Wednesday, February 4, 2015

Sending the right signal

The government’s decision not to appeal against the adverse verdict of the Bombay High Court in its Rs.3,200-crore tax case against Vodafone is the first concrete demonstration of its resolve to do away with what Prime Minister Narendra Modi and Finance Minister Arun Jaitley termed “adversarial” taxation policies of the erstwhile UPA government. Though the BJP had during its election campaign, referred to “tax terrorism” in its election campaign there was little that happened in the first eight months of the new government to show that such policies would be reversed. The latest Cabinet decision sends out a strong signal to foreign investors that this government will be fair in its tax policies and avoid needless litigation. The decision not to appeal has implications for other such similar cases involving multinationals and is, in that sense, a significant one. It is also an acknowledgment that the Income Tax Department’s assessment of the case was erroneous. The Vodafone case was about wrong classification of a capital receipt as taxable income at the hands of the company. Applying transfer-pricing guidelines, the I.T. Department held that Vodafone had underpriced its shares issued to the parent. So it revalued the shares and deemed the difference to be a loan given to the parent. This was clearly high-handed and a wrong application of transfer-pricing regulations.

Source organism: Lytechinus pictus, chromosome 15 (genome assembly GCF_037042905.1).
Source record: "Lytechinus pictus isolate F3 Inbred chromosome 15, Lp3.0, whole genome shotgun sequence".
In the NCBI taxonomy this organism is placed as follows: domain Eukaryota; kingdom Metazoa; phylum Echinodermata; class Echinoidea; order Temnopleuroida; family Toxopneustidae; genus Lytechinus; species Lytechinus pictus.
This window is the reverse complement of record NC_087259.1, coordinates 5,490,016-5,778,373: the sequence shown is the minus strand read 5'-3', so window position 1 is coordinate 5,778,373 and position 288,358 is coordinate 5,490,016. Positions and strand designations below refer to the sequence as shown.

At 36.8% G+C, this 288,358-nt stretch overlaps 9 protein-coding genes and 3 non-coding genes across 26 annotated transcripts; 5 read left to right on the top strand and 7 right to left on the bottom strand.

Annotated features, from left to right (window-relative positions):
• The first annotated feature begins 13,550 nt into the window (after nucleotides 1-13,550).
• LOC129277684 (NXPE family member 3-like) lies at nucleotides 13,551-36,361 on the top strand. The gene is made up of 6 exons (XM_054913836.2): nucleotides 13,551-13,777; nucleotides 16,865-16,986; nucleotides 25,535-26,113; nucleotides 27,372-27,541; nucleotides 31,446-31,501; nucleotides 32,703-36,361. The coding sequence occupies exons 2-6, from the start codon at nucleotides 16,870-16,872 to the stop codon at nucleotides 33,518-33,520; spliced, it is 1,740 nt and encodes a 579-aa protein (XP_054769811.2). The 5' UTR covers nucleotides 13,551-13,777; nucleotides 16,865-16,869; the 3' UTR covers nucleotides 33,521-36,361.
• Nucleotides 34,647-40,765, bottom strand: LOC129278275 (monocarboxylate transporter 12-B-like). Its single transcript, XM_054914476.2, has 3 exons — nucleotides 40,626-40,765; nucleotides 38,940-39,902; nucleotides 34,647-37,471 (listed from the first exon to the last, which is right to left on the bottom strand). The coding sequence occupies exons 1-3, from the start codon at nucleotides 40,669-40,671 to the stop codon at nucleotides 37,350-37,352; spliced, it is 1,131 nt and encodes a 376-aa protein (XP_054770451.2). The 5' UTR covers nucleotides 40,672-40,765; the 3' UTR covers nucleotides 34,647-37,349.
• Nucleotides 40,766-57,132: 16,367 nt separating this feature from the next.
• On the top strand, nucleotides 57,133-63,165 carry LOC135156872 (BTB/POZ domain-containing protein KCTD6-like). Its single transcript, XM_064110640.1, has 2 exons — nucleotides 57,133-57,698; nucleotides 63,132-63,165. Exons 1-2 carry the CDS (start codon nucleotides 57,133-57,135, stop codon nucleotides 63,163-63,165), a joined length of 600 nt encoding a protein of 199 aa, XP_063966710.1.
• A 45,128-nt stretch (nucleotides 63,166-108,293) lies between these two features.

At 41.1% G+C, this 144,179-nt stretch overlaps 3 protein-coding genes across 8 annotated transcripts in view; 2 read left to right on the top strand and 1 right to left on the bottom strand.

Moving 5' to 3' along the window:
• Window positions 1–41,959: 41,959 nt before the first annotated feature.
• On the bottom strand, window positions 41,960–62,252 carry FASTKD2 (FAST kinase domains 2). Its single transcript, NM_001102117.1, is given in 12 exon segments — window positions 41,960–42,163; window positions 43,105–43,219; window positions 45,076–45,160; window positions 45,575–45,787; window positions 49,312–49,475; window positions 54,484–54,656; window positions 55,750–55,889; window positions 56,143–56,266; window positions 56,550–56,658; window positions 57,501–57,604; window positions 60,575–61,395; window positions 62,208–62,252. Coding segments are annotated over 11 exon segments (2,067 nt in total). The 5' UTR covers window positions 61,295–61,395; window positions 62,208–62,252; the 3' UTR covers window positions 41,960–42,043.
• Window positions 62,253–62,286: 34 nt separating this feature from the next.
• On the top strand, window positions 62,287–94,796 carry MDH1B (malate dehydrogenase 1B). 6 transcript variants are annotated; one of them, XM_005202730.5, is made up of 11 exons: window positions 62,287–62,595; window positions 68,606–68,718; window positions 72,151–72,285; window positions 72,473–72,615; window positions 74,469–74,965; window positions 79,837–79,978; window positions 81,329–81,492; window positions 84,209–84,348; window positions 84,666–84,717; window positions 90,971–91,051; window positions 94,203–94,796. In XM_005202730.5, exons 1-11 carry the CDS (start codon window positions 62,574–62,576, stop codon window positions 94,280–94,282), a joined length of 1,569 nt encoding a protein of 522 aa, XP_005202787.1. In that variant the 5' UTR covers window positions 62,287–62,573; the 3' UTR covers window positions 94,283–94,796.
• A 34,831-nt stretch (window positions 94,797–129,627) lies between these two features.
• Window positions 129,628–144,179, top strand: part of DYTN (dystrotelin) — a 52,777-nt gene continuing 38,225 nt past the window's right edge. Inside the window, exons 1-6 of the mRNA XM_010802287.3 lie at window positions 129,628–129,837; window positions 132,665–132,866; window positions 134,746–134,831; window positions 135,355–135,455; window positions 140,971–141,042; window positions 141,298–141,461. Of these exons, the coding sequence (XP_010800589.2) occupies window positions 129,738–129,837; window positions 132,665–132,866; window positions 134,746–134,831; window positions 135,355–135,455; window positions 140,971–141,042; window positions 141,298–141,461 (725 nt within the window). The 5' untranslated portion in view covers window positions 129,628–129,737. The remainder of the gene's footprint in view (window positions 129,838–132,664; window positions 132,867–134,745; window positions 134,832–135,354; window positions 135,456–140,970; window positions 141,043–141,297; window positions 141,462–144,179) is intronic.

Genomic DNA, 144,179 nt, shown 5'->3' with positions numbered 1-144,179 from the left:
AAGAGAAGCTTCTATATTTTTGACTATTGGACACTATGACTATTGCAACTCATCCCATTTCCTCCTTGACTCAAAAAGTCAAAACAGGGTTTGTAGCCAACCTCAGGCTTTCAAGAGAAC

The government’s decision to accept the High Court verdict is also a signal to assessing officers that they should refrain from making unreasonable tax demands, relying on aggressive and faulty interpretations of rules and sections. Yet, it is also true that the government turns the heat on these officers when it decides that tax collections need to be augmented. If the tax official is confused he cannot be blamed. What is needed is a stable policy that sends out the signal to both assessing officers and taxpayers that the government will crack down on evasion but within the framework of the law; there will be no extraordinary interpretations of rules and sections even in times of revenue distress. The focus will now shift to whether the government moves to neutralise the mischief caused by the retrospective tax amendment; this is a major demand of foreign investors who were disappointed that it was not addressed in the first budget of this government in July last year. The General Anti Avoidance Rules, or GAAR, are a cause for worry for taxpayers and foreign investors as they confer wide discretionary powers on the I.T. Department. It will be interesting to see if Mr. Jaitley makes a Budget announcement to postpone its implementation once again as per the recommendations of the Parthasarathi Shome Committee.


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